Coronavirus pandemic records nearly half a million deaths worldwide

Coronavirus pandemic records nearly half a million deaths worldwide
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The coronavirus pandemic records nearly half a million deaths worldwide. Coronavirus cases have already reached 10 million on Sunday.

According to data collected by Johns Hopkins University, a quarter of the total number of coronavirus cases are in the US. It is followed by Russia, Brazil, and India. The global death count is almost half a million, at 499,124, based on JHU’s latest figures.

Despite the growing number of coronavirus pandemic deaths worldwide, the White House says that there is no second wave of coronavirus coming.

During an interview with “Squawk Box” co-host Becky Quick, White House economic advisor Larry Kudlow said he is not too concerned about the resurgences of coronavirus cases in several states.

“There is no second wave coming,” said Kudlow. “It’s just hot spots. They send in CDC teams, we’ve got the testing procedures, we’ve got the diagnostics, we’ve got the PPE. And so I really think it’s a pretty good situation.”


“Actually, I think nationwide the positivity rate is still quite low, well under 10%.”

Stimulus package

Kudlow, director of the National Economic Council and chief economic advisor to President Donald Trump, mentioned that the legislators will likely come up another stimulus package by the end of next month.

His statements came after the US recorded over 30,000 new coronavirus cases on Friday and Saturday, the highest figures since May 1, based on Johns Hopkins University data.

There is an increase of coronavirus cases in several states in the South, West and Midwest, such as Florida and South Carolina.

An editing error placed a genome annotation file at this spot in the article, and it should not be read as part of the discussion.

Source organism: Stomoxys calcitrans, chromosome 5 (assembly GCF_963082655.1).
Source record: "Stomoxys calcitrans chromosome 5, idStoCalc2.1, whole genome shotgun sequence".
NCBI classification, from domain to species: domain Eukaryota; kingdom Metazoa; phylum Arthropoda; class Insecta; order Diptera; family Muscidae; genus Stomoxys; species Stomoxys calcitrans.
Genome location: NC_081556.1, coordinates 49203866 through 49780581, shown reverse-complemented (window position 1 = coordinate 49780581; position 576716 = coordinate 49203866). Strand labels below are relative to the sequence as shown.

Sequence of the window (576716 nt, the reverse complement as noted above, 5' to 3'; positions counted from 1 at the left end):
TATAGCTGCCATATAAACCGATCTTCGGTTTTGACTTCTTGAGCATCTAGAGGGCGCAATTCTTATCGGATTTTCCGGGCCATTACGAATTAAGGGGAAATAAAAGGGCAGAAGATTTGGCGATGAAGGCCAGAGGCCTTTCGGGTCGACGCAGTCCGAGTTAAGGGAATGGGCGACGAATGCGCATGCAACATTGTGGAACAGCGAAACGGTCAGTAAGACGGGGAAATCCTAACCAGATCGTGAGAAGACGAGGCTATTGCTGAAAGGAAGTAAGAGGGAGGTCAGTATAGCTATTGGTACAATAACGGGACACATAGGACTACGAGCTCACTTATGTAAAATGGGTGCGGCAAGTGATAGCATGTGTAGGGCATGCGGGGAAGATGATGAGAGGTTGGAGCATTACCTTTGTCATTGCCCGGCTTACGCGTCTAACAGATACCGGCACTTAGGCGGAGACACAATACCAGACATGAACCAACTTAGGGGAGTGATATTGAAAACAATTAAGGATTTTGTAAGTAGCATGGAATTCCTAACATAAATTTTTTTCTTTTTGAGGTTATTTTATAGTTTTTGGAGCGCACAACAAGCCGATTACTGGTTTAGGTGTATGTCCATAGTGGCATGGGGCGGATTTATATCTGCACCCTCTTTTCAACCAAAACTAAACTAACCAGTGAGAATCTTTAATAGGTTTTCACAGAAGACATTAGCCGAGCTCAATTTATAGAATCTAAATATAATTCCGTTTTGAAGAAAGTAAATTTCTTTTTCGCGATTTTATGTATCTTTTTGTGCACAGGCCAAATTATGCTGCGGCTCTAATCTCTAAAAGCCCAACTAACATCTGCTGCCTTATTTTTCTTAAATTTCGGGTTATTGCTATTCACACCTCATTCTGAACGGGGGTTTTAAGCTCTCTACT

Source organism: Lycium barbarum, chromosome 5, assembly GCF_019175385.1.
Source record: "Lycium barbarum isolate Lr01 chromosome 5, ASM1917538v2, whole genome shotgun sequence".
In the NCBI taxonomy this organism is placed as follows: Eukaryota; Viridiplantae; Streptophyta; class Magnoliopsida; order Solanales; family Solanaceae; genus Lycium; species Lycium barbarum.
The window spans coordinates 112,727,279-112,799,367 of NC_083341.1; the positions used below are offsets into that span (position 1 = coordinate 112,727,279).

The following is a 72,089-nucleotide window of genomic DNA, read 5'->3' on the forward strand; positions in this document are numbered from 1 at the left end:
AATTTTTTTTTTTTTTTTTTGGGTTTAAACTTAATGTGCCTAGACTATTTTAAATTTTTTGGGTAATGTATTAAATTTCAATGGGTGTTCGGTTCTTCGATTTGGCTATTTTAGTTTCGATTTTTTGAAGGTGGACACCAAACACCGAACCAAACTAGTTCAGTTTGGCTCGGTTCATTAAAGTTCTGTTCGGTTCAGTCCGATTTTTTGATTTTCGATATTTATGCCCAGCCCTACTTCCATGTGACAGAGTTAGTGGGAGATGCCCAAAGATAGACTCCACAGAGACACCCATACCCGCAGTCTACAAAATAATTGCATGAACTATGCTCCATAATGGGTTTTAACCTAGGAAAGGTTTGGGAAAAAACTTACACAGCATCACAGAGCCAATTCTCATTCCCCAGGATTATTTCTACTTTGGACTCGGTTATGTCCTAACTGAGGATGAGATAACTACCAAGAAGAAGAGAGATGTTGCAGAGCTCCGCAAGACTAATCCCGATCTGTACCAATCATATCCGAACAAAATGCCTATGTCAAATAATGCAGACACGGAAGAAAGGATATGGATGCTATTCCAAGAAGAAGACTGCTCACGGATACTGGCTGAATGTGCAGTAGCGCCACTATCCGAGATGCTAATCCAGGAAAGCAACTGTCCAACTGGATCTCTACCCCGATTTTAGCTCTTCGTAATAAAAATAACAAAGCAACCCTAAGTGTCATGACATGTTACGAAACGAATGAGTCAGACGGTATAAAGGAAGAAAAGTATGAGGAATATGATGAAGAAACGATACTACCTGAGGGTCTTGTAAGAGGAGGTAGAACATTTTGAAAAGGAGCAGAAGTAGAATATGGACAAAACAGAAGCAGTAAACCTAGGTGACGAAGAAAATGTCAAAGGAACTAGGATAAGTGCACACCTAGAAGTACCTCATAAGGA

Health officials said that upswings in new coronavirus cases may have originated from younger people who are going to bars and social gatherings. The World Health Organization stated that the pandemic has entered a “new and dangerous phase” as the disease spreads in new locations globally and multiplies in areas that have started to relax protective rules.

However, Kudlow stressed that the resurgence in the national numbers is focused on a handful of “hot spots” including Arizona, Florida, and Nevada. He said he is not concerned about a bigger return of the coronavirus.

“There are some hot spots. We’re on it. We know how to deal with this stuff now, we’ve come a long way from last winter,” he said.

Meanwhile, White House trade advisor Peter Navarro CNN said the administration is gearing up for a comeback in the disease.

“We are filling the stockpile in anticipation of a possible problem in the fall. We are doing everything we can beneath the surface, working as hard as we possibly can,″ Navarro told CNN. “You prepare — you prepare for what can possibly happen. I’m not saying it’s going to happen, but of course you prepare.”

WHO says second wave is possible

On the other hand, Dr. Soumya Swaminathan, the chief scientist of the World Health Organization, says the possibilities of a second wave of coronavirus are “very real.”

“We don’t know if it will be a second wave, a second peak or a continuing first wave in some countries, it (the infection rate) really hasn’t come down that much at the time of reopening and so all of these possibilities are very real,” she said on CNBC’s “Street Signs Asia.”

She explained that a second wave of infection is “a very real risk” as the virus does not simply disappear. Social distancing and lockdowns have helped curb the spread of the disease because people had to stay apart.

“Now, the moment you start having that mixing again, there’s every chance that the transmission could restart — unless it’s gone down to such a low level in a place where it’s very, very rare to have the infection in the community,” she said.